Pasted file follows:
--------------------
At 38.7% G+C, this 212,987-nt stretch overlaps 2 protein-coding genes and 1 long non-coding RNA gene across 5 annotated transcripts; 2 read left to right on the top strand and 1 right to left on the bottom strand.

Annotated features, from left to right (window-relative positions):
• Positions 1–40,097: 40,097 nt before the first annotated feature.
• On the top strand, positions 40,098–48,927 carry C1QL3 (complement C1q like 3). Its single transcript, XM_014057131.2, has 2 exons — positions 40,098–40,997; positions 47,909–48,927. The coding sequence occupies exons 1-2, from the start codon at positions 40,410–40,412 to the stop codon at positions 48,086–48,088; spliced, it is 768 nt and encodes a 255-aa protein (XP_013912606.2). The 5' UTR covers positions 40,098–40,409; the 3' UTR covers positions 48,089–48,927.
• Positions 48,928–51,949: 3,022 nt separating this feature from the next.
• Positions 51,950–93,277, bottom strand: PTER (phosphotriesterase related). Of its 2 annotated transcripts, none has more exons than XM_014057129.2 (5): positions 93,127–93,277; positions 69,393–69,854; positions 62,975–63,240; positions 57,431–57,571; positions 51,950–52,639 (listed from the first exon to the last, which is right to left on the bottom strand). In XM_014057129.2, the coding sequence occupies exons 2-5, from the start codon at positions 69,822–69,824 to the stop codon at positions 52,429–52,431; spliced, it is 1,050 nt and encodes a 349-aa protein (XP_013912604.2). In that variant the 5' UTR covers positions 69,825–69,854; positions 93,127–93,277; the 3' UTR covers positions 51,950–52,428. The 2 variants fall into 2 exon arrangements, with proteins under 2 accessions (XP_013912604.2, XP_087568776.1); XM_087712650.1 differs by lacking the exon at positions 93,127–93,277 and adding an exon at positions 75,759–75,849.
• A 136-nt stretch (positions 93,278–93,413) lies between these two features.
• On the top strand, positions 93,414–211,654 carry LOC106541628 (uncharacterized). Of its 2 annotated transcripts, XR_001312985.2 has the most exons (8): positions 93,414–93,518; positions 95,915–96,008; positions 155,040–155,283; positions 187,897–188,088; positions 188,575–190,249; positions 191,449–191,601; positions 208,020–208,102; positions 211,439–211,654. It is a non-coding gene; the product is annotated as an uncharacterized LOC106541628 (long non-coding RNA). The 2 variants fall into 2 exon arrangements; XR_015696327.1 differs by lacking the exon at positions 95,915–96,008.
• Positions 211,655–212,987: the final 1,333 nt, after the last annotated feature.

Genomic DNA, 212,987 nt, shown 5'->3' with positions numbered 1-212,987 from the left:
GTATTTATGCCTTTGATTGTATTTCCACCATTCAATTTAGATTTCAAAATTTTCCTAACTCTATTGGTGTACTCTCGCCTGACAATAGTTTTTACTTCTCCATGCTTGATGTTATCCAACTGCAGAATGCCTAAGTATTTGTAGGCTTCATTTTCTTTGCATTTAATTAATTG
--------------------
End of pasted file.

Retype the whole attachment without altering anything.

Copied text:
At 38.7% G+C, this 212,987-nt stretch overlaps 2 protein-coding genes and 1 long non-coding RNA gene across 5 annotated transcripts; 2 read left to right on the top strand and 1 right to left on the bottom strand.

Annotated features, from left to right (window-relative positions):
• Positions 1–40,097: 40,097 nt before the first annotated feature.
• On the top strand, positions 40,098–48,927 carry C1QL3 (complement C1q like 3). Its single transcript, XM_014057131.2, has 2 exons — positions 40,098–40,997; positions 47,909–48,927. The coding sequence occupies exons 1-2, from the start codon at positions 40,410–40,412 to the stop codon at positions 48,086–48,088; spliced, it is 768 nt and encodes a 255-aa protein (XP_013912606.2). The 5' UTR covers positions 40,098–40,409; the 3' UTR covers positions 48,089–48,927.
• Positions 48,928–51,949: 3,022 nt separating this feature from the next.
• Positions 51,950–93,277, bottom strand: PTER (phosphotriesterase related). Of its 2 annotated transcripts, none has more exons than XM_014057129.2 (5): positions 93,127–93,277; positions 69,393–69,854; positions 62,975–63,240; positions 57,431–57,571; positions 51,950–52,639 (listed from the first exon to the last, which is right to left on the bottom strand). In XM_014057129.2, the coding sequence occupies exons 2-5, from the start codon at positions 69,822–69,824 to the stop codon at positions 52,429–52,431; spliced, it is 1,050 nt and encodes a 349-aa protein (XP_013912604.2). In that variant the 5' UTR covers positions 69,825–69,854; positions 93,127–93,277; the 3' UTR covers positions 51,950–52,428. The 2 variants fall into 2 exon arrangements, with proteins under 2 accessions (XP_013912604.2, XP_087568776.1); XM_087712650.1 differs by lacking the exon at positions 93,127–93,277 and adding an exon at positions 75,759–75,849.
• A 136-nt stretch (positions 93,278–93,413) lies between these two features.
• On the top strand, positions 93,414–211,654 carry LOC106541628 (uncharacterized). Of its 2 annotated transcripts, XR_001312985.2 has the most exons (8): positions 93,414–93,518; positions 95,915–96,008; positions 155,040–155,283; positions 187,897–188,088; positions 188,575–190,249; positions 191,449–191,601; positions 208,020–208,102; positions 211,439–211,654. It is a non-coding gene; the product is annotated as an uncharacterized LOC106541628 (long non-coding RNA). The 2 variants fall into 2 exon arrangements; XR_015696327.1 differs by lacking the exon at positions 95,915–96,008.
• Positions 211,655–212,987: the final 1,333 nt, after the last annotated feature.

Genomic DNA, 212,987 nt, shown 5'->3' with positions numbered 1-212,987 from the left:
GTATTTATGCCTTTGATTGTATTTCCACCATTCAATTTAGATTTCAAAATTTTCCTAACTCTATTGGTGTACTCTCGCCTGACAATAGTTTTTACTTCTCCATGCTTGATGTTATCCAACTGCAGAATGCCTAAGTATTTGTAGGCTTCATTTTCTTTGCATTTAATTAATTG